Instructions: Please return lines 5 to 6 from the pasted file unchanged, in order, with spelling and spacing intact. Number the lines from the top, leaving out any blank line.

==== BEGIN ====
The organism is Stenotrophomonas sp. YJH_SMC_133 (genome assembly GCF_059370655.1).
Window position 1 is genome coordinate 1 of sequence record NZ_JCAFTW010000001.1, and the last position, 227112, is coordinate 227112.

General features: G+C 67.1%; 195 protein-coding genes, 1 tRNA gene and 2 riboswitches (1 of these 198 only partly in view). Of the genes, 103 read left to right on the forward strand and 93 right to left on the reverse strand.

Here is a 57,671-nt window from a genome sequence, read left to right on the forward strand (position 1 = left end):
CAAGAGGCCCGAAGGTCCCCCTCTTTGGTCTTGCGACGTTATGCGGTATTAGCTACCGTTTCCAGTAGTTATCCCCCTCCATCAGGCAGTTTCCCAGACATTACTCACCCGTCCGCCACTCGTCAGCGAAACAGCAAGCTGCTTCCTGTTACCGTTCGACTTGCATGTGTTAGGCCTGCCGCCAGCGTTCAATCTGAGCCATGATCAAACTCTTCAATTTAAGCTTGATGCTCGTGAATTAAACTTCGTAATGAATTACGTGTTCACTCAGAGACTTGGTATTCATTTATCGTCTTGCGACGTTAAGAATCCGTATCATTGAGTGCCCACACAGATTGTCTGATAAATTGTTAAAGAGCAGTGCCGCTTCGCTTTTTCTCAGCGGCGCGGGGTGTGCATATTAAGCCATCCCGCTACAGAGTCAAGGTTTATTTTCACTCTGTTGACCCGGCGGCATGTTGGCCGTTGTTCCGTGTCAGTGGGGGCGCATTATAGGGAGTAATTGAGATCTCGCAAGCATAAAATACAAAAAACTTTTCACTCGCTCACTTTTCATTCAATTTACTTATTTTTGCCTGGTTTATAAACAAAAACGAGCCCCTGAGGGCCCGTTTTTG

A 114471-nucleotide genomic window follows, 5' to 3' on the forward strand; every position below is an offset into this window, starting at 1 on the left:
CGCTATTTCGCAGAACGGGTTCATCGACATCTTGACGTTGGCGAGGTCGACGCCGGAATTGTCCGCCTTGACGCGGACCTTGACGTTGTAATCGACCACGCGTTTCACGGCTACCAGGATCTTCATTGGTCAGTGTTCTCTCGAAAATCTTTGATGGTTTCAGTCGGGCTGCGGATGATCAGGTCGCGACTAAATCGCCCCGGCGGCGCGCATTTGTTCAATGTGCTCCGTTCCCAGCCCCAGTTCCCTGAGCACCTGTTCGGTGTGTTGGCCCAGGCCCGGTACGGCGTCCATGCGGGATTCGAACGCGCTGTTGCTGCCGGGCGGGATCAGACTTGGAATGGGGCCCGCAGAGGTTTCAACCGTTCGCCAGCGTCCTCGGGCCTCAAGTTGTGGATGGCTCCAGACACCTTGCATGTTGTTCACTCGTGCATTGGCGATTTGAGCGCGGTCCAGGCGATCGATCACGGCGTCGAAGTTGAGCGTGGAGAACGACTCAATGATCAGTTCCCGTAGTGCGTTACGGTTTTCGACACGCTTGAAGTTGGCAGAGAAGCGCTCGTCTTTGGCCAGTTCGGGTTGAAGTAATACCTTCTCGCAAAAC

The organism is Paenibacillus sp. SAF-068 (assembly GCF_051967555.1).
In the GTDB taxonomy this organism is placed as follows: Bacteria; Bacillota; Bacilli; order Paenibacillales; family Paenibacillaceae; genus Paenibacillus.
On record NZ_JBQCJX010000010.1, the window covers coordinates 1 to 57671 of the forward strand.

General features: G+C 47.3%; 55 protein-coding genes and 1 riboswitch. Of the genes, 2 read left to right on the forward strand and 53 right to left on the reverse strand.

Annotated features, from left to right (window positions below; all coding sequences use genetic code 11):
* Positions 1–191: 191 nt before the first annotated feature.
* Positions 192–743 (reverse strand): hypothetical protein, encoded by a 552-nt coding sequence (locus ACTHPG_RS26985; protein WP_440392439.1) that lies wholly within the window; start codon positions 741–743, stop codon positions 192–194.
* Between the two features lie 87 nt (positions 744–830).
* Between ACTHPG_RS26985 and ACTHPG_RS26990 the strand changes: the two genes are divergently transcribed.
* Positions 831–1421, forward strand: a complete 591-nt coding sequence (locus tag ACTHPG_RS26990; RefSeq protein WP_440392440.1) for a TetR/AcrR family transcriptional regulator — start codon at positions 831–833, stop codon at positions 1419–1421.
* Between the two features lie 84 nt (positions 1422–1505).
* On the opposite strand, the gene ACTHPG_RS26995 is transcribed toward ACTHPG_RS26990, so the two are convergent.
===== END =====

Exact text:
CAAGAGGCCCGAAGGTCCCCCTCTTTGGTCTTGCGACGTTATGCGGTATTAGCTACCGTTTCCAGTAGTTATCCCCCTCCATCAGGCAGTTTCCCAGACATTACTCACCCGTCCGCCACTCGTCAGCGAAACAGCAAGCTGCTTCCTGTTACCGTTCGACTTGCATGTGTTAGGCCTGCCGCCAGCGTTCAATCTGAGCCATGATCAAACTCTTCAATTTAAGCTTGATGCTCGTGAATTAAACTTCGTAATGAATTACGTGTTCACTCAGAGACTTGGTATTCATTTATCGTCTTGCGACGTTAAGAATCCGTATCATTGAGTGCCCACACAGATTGTCTGATAAATTGTTAAAGAGCAGTGCCGCTTCGCTTTTTCTCAGCGGCGCGGGGTGTGCATATTAAGCCATCCCGCTACAGAGTCAAGGTTTATTTTCACTCTGTTGACCCGGCGGCATGTTGGCCGTTGTTCCGTGTCAGTGGGGGCGCATTATAGGGAGTAATTGAGATCTCGCAAGCATAAAATACAAAAAACTTTTCACTCGCTCACTTTTCATTCAATTTACTTATTTTTGCCTGGTTTATAAACAAAAACGAGCCCCTGAGGGCCCGTTTTTG

A 114471-nucleotide genomic window follows, 5' to 3' on the forward strand; every position below is an offset into this window, starting at 1 on the left: